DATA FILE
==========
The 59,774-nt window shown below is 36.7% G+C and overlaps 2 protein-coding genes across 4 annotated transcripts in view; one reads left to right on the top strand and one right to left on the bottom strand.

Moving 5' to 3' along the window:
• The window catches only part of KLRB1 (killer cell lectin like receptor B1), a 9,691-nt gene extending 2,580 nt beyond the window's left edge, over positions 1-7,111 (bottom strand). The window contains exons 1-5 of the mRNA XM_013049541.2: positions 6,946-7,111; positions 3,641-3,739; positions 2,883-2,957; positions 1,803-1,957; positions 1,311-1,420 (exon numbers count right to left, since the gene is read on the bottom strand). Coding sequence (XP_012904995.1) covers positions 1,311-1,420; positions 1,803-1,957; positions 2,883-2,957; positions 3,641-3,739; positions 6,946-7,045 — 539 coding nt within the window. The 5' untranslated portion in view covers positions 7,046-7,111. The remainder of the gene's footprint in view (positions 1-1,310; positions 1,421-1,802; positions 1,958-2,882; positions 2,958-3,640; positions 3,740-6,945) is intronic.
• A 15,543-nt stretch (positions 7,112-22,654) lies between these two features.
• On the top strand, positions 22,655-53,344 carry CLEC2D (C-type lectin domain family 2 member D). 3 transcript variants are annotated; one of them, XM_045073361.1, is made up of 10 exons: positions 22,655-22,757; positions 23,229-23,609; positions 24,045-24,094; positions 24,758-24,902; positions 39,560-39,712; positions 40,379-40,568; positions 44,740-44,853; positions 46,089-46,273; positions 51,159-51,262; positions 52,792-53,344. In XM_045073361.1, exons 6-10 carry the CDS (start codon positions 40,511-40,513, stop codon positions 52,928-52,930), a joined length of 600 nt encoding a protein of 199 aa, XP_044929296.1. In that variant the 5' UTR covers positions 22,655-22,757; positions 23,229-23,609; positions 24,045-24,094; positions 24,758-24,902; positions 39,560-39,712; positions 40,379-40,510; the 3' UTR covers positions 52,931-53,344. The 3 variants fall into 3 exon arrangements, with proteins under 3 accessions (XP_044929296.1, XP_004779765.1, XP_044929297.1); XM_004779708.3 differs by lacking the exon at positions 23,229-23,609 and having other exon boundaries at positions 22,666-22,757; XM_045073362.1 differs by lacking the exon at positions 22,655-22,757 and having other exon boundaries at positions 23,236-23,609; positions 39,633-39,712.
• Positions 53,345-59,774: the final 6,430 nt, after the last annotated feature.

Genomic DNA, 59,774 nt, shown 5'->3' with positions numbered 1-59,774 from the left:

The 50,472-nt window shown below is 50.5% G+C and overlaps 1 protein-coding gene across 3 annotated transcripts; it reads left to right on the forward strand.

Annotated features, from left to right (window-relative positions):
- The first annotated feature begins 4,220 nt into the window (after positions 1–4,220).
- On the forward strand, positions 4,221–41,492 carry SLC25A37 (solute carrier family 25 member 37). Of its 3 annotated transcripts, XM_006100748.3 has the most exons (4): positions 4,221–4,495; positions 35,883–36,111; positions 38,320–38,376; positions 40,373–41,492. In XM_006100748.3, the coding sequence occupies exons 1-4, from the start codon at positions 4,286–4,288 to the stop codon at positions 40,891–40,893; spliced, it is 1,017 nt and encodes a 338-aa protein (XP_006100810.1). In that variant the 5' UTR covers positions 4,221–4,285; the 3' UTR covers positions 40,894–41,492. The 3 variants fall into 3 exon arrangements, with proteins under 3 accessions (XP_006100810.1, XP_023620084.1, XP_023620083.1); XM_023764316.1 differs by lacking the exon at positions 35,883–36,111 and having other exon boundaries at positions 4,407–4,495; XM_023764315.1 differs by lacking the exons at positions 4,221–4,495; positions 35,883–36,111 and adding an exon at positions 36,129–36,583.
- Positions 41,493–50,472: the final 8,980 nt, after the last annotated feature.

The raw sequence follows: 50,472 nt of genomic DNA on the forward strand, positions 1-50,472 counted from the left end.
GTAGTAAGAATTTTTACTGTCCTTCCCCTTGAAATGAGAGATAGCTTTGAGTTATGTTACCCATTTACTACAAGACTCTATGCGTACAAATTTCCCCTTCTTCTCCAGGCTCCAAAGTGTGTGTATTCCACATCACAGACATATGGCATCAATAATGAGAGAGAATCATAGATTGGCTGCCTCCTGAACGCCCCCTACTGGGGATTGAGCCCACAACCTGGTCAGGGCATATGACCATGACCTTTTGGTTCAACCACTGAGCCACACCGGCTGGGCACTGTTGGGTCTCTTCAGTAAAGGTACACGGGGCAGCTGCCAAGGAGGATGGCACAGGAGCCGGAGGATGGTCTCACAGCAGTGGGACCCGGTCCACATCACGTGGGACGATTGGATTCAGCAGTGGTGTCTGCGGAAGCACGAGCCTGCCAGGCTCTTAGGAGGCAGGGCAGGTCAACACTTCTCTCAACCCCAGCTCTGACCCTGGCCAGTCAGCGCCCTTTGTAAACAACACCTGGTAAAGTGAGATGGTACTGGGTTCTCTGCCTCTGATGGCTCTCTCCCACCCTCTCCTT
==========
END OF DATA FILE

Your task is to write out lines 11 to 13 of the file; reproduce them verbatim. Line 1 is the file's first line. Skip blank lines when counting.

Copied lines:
- On the forward strand, positions 4,221–41,492 carry SLC25A37 (solute carrier family 25 member 37). Of its 3 annotated transcripts, XM_006100748.3 has the most exons (4): positions 4,221–4,495; positions 35,883–36,111; positions 38,320–38,376; positions 40,373–41,492. In XM_006100748.3, the coding sequence occupies exons 1-4, from the start codon at positions 4,286–4,288 to the stop codon at positions 40,891–40,893; spliced, it is 1,017 nt and encodes a 338-aa protein (XP_006100810.1). In that variant the 5' UTR covers positions 4,221–4,285; the 3' UTR covers positions 40,894–41,492. The 3 variants fall into 3 exon arrangements, with proteins under 3 accessions (XP_006100810.1, XP_023620084.1, XP_023620083.1); XM_023764316.1 differs by lacking the exon at positions 35,883–36,111 and having other exon boundaries at positions 4,407–4,495; XM_023764315.1 differs by lacking the exons at positions 4,221–4,495; positions 35,883–36,111 and adding an exon at positions 36,129–36,583.
- Positions 41,493–50,472: the final 8,980 nt, after the last annotated feature.

The raw sequence follows: 50,472 nt of genomic DNA on the forward strand, positions 1-50,472 counted from the left end.